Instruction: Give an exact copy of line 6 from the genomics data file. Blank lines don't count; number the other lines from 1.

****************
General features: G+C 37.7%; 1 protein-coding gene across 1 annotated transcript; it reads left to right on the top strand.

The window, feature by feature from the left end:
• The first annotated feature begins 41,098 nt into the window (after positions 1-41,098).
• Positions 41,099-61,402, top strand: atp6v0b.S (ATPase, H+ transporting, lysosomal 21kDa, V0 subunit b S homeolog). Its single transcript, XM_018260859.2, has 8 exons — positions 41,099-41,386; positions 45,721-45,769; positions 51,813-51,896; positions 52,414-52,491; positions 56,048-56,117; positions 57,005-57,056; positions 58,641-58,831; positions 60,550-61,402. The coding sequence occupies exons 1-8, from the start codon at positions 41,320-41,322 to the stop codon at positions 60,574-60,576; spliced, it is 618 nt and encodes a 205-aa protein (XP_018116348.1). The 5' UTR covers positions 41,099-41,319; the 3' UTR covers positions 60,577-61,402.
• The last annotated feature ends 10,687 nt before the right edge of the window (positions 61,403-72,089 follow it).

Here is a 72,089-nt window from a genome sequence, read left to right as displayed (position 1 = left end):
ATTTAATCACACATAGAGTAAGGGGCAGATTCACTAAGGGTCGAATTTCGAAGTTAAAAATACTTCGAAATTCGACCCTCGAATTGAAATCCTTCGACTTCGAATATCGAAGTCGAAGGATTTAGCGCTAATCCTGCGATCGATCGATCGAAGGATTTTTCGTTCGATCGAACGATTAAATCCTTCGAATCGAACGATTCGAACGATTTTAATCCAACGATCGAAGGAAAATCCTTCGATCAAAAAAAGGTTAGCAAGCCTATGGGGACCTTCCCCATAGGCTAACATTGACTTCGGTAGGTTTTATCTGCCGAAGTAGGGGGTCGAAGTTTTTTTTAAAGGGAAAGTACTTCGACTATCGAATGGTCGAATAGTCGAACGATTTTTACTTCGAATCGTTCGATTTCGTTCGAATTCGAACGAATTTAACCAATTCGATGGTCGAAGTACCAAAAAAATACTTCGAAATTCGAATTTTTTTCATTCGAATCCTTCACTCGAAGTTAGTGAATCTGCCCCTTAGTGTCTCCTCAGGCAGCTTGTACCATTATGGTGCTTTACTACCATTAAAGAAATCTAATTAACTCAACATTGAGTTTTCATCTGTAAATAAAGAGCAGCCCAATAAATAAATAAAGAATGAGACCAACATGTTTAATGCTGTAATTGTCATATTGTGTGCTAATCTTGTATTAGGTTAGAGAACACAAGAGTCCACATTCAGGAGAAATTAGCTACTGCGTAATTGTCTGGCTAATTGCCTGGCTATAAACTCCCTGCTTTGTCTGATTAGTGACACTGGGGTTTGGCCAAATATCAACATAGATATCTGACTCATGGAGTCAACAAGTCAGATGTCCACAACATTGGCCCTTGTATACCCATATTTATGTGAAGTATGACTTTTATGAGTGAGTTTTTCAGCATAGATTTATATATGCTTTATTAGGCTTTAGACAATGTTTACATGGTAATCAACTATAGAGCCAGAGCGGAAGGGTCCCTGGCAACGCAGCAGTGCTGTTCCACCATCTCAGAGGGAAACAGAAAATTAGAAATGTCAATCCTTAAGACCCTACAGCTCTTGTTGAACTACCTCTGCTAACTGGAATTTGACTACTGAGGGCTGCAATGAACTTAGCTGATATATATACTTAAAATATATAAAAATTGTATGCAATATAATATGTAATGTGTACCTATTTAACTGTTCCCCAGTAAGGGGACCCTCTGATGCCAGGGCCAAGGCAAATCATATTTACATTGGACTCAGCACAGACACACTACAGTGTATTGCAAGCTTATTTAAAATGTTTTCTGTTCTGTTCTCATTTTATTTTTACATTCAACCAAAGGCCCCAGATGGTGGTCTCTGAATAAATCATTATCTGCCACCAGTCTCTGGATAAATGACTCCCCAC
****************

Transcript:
Here is a 72,089-nt window from a genome sequence, read left to right as displayed (position 1 = left end):